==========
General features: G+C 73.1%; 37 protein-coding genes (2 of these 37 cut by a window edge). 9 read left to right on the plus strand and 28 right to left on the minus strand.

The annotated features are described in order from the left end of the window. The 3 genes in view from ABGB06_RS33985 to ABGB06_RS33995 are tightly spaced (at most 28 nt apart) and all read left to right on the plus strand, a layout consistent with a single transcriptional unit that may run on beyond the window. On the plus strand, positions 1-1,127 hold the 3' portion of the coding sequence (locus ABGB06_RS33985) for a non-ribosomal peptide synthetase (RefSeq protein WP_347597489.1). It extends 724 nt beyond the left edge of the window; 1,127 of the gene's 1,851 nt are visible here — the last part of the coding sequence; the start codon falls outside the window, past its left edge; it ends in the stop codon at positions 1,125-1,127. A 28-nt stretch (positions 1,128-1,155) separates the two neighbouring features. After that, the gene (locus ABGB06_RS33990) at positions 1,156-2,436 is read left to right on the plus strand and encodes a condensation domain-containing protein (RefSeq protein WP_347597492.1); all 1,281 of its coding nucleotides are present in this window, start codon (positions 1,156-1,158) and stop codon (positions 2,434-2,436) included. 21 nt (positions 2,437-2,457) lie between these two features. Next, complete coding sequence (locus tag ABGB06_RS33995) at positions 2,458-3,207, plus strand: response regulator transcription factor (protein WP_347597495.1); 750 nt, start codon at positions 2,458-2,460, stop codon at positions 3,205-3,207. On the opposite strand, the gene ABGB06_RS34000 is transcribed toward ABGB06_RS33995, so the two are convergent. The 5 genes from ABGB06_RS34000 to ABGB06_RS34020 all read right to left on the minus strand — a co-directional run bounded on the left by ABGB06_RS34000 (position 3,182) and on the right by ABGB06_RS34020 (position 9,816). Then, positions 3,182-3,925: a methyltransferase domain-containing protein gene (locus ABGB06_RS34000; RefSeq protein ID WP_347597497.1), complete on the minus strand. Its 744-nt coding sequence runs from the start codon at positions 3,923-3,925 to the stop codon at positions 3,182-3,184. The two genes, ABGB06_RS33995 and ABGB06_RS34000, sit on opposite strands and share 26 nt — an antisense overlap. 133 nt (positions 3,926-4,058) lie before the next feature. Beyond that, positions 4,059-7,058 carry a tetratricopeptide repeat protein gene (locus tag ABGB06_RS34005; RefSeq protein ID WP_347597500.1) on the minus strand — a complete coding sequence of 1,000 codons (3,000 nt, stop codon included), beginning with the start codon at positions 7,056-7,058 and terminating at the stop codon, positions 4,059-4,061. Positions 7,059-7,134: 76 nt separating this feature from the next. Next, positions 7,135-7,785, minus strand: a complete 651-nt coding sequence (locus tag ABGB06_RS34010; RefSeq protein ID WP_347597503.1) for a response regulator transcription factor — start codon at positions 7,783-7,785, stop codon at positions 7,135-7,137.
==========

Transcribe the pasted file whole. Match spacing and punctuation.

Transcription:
General features: G+C 73.1%; 37 protein-coding genes (2 of these 37 cut by a window edge). 9 read left to right on the plus strand and 28 right to left on the minus strand.

The annotated features are described in order from the left end of the window. The 3 genes in view from ABGB06_RS33985 to ABGB06_RS33995 are tightly spaced (at most 28 nt apart) and all read left to right on the plus strand, a layout consistent with a single transcriptional unit that may run on beyond the window. On the plus strand, positions 1-1,127 hold the 3' portion of the coding sequence (locus ABGB06_RS33985) for a non-ribosomal peptide synthetase (RefSeq protein WP_347597489.1). It extends 724 nt beyond the left edge of the window; 1,127 of the gene's 1,851 nt are visible here — the last part of the coding sequence; the start codon falls outside the window, past its left edge; it ends in the stop codon at positions 1,125-1,127. A 28-nt stretch (positions 1,128-1,155) separates the two neighbouring features. After that, the gene (locus ABGB06_RS33990) at positions 1,156-2,436 is read left to right on the plus strand and encodes a condensation domain-containing protein (RefSeq protein WP_347597492.1); all 1,281 of its coding nucleotides are present in this window, start codon (positions 1,156-1,158) and stop codon (positions 2,434-2,436) included. 21 nt (positions 2,437-2,457) lie between these two features. Next, complete coding sequence (locus tag ABGB06_RS33995) at positions 2,458-3,207, plus strand: response regulator transcription factor (protein WP_347597495.1); 750 nt, start codon at positions 2,458-2,460, stop codon at positions 3,205-3,207. On the opposite strand, the gene ABGB06_RS34000 is transcribed toward ABGB06_RS33995, so the two are convergent. The 5 genes from ABGB06_RS34000 to ABGB06_RS34020 all read right to left on the minus strand — a co-directional run bounded on the left by ABGB06_RS34000 (position 3,182) and on the right by ABGB06_RS34020 (position 9,816). Then, positions 3,182-3,925: a methyltransferase domain-containing protein gene (locus ABGB06_RS34000; RefSeq protein ID WP_347597497.1), complete on the minus strand. Its 744-nt coding sequence runs from the start codon at positions 3,923-3,925 to the stop codon at positions 3,182-3,184. The two genes, ABGB06_RS33995 and ABGB06_RS34000, sit on opposite strands and share 26 nt — an antisense overlap. 133 nt (positions 3,926-4,058) lie before the next feature. Beyond that, positions 4,059-7,058 carry a tetratricopeptide repeat protein gene (locus tag ABGB06_RS34005; RefSeq protein ID WP_347597500.1) on the minus strand — a complete coding sequence of 1,000 codons (3,000 nt, stop codon included), beginning with the start codon at positions 7,056-7,058 and terminating at the stop codon, positions 4,059-4,061. Positions 7,059-7,134: 76 nt separating this feature from the next. Next, positions 7,135-7,785, minus strand: a complete 651-nt coding sequence (locus tag ABGB06_RS34010; RefSeq protein ID WP_347597503.1) for a response regulator transcription factor — start codon at positions 7,783-7,785, stop codon at positions 7,135-7,137.